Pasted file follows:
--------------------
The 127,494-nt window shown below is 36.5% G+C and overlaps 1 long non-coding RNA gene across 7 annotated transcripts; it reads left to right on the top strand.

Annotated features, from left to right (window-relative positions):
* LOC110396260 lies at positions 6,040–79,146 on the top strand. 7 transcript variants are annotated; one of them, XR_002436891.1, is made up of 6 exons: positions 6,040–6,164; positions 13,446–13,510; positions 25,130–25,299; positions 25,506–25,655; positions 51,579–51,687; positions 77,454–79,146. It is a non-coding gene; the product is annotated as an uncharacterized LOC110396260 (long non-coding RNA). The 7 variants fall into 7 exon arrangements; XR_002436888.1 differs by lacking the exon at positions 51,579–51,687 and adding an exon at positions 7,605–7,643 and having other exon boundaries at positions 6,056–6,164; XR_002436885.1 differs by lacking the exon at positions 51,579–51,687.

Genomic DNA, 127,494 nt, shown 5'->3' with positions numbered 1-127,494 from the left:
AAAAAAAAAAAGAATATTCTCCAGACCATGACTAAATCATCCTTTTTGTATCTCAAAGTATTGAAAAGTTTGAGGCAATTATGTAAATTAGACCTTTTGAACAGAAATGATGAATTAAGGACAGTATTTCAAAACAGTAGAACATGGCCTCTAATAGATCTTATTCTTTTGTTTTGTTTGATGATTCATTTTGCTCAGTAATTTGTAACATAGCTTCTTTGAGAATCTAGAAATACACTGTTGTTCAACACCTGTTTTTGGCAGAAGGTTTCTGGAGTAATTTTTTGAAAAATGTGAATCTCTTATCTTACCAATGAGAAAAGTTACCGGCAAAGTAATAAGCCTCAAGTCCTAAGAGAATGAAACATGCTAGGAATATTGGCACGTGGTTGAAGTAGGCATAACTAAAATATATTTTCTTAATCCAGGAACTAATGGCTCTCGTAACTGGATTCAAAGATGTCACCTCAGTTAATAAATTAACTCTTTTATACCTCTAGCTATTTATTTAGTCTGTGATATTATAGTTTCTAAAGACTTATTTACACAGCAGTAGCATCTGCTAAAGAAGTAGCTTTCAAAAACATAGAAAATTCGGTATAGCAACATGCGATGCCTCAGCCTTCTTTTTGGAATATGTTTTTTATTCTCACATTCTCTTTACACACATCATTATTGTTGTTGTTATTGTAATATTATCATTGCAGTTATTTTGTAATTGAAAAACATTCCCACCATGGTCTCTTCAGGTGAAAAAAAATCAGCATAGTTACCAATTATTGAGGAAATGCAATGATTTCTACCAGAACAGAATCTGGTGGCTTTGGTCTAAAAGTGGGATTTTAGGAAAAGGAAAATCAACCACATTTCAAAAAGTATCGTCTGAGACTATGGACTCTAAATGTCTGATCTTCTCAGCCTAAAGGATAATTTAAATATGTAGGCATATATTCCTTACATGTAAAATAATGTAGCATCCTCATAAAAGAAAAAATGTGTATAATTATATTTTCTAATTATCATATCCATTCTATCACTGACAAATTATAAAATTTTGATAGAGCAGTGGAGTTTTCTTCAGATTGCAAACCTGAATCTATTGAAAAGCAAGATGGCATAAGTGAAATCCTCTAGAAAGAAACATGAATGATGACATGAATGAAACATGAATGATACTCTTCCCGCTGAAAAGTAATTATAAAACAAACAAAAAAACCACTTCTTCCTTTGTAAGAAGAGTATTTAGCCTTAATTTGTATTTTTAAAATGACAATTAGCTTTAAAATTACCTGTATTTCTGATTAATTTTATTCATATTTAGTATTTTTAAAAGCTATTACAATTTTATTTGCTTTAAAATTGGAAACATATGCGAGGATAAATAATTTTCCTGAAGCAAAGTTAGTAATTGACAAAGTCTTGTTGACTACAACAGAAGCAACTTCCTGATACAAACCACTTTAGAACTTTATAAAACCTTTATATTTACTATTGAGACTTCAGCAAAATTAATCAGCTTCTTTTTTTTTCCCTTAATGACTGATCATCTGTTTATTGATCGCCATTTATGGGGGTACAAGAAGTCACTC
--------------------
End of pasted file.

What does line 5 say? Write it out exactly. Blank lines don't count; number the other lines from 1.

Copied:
AAAAAAAAAAAGAATATTCTCCAGACCATGACTAAATCATCCTTTTTGTATCTCAAAGTATTGAAAAGTTTGAGGCAATTATGTAAATTAGACCTTTTGAACAGAAATGATGAATTAAGGACAGTATTTCAAAACAGTAGAACATGGCCTCTAATAGATCTTATTCTTTTGTTTTGTTTGATGATTCATTTTGCTCAGTAATTTGTAACATAGCTTCTTTGAGAATCTAGAAATACACTGTTGTTCAACACCTGTTTTTGGCAGAAGGTTTCTGGAGTAATTTTTTGAAAAATGTGAATCTCTTATCTTACCAATGAGAAAAGTTACCGGCAAAGTAATAAGCCTCAAGTCCTAAGAGAATGAAACATGCTAGGAATATTGGCACGTGGTTGAAGTAGGCATAACTAAAATATATTTTCTTAATCCAGGAACTAATGGCTCTCGTAACTGGATTCAAAGATGTCACCTCAGTTAATAAATTAACTCTTTTATACCTCTAGCTATTTATTTAGTCTGTGATATTATAGTTTCTAAAGACTTATTTACACAGCAGTAGCATCTGCTAAAGAAGTAGCTTTCAAAAACATAGAAAATTCGGTATAGCAACATGCGATGCCTCAGCCTTCTTTTTGGAATATGTTTTTTATTCTCACATTCTCTTTACACACATCATTATTGTTGTTGTTATTGTAATATTATCATTGCAGTTATTTTGTAATTGAAAAACATTCCCACCATGGTCTCTTCAGGTGAAAAAAAATCAGCATAGTTACCAATTATTGAGGAAATGCAATGATTTCTACCAGAACAGAATCTGGTGGCTTTGGTCTAAAAGTGGGATTTTAGGAAAAGGAAAATCAACCACATTTCAAAAAGTATCGTCTGAGACTATGGACTCTAAATGTCTGATCTTCTCAGCCTAAAGGATAATTTAAATATGTAGGCATATATTCCTTACATGTAAAATAATGTAGCATCCTCATAAAAGAAAAAATGTGTATAATTATATTTTCTAATTATCATATCCATTCTATCACTGACAAATTATAAAATTTTGATAGAGCAGTGGAGTTTTCTTCAGATTGCAAACCTGAATCTATTGAAAAGCAAGATGGCATAAGTGAAATCCTCTAGAAAGAAACATGAATGATGACATGAATGAAACATGAATGATACTCTTCCCGCTGAAAAGTAATTATAAAACAAACAAAAAAACCACTTCTTCCTTTGTAAGAAGAGTATTTAGCCTTAATTTGTATTTTTAAAATGACAATTAGCTTTAAAATTACCTGTATTTCTGATTAATTTTATTCATATTTAGTATTTTTAAAAGCTATTACAATTTTATTTGCTTTAAAATTGGAAACATATGCGAGGATAAATAATTTTCCTGAAGCAAAGTTAGTAATTGACAAAGTCTTGTTGACTACAACAGAAGCAACTTCCTGATACAAACCACTTTAGAACTTTATAAAACCTTTATATTTACTATTGAGACTTCAGCAAAATTAATCAGCTTCTTTTTTTTTCCCTTAATGACTGATCATCTGTTTATTGATCGCCATTTATGGGGGTACAAGAAGTCACTC